Unlike Scott I was able to feel some sympathy for Aileen Wuornos - as portrayed in this movie anyway - but only up to a certain point. The first murder they show her commit was certainly not in cold blood. She had been beaten, tied up and sodomized by a brutal john she had picked up and was about to be raped again. I consider this justifiable homicide. It is only later that I lost any and all compassion for her as she descends further into violence. But even then the script and lead performance are so perfectly wrought that you are forced to see the world from her point of view and understand how she – in her own very unstable mind - is therefore able to justify her behavior. For as fucked up as she was she differed from male serial killers in one very important way. She murdered for money and to survive, it was never about the thrill of the hunt that drives most male psychopaths.
I thought perhaps at first that Scott was exaggerating the excellence of the performance by Charlize Theron. He was not. Give her the Best Actress statuette now. This is easily the most gut wrenching and absolutely complete performance I have seen in years. It is similar in some ways to Hilary Swank's performance in Boys Don't Cry. In both cases beautiful actresses drastically changed their appearance and mannerisms in brutally graphic movies. The one difference being that Hilary played the victim and Charlize is anything but.
No this is not an easy movie to watch, it is dark and disturbing. But that doesn't detract from its greatness. This is a well-crafted, realistic and brilliantly acted piece of celluloid. Unfortunately the subject matter will most likely keep it from getting the recognition it deserves.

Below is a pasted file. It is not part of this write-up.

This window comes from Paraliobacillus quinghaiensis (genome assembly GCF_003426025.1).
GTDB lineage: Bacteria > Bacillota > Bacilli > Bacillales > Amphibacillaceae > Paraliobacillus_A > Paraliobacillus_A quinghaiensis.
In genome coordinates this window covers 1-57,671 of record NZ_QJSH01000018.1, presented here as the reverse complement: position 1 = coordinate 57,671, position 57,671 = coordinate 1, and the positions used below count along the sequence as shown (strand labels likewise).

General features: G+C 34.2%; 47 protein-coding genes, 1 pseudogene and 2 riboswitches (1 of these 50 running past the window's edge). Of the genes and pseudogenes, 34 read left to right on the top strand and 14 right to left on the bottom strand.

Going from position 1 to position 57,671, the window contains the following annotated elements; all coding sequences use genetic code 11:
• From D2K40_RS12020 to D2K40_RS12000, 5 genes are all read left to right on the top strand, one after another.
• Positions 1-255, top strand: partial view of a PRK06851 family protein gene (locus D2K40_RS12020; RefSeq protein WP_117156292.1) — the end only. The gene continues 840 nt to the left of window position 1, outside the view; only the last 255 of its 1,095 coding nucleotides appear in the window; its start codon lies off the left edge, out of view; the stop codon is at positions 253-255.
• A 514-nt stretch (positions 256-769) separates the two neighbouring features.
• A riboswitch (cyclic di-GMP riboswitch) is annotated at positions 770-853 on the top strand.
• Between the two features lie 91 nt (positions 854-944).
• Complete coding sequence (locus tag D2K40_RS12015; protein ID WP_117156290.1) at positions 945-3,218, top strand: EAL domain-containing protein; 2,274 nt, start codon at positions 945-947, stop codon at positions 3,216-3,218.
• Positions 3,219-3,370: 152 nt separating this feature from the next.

Aileen Wuornos killed 8 men who wanted to have sex with her. I am surprised she could find that many.
Theron so uglies herself up to become Aileen Wuornos, that I wondered how she made a living as a woman who sells herself for sex. Seriously, who would want, let alone pay, to have sex with such an unappealing, slightly masculine woman?
Wuornos's relationship with Selby is not pseudo. I do not know what her sexual preference was, but she obviously loved Selby. She kills so they may have a future together. She was definitely into the gay sex. The movie is very clear on that.
Theron gives the greatest performances of her career. Hell, she gives the greatest performance by anyone who ever played a serial killer. Name another actor who generated any amount of sympathy for playing a murderer?
In Monster, I felt I was watching a damaged human being. She had a screwed up, abusive life. The one thing she had was a vagina and grew up thinking that was her entire worth. She never learned to become anything more, until she started to kill. She was getting back at men from her past by killing men in her present. Make no mistake about it Patrick, she got some satisfaction out of the killings. She shot some of these men many times. She took them into the woods with premeditated murder on her mind.
I once had a teacher tell me that she did not like the term "spoiled," in reference to children who were given everything they wanted, turning them into impolite adults. She said that kids who do not get any love or attention are spoiled as well. Aileen Wuornos was definitely some spoiled goods. As a child she was given sexual attention and abuse. Thus helping her to become a prostitute, a killer, and quite simply, a monster.
Photos © Copyright Newmarket Film Group (2003)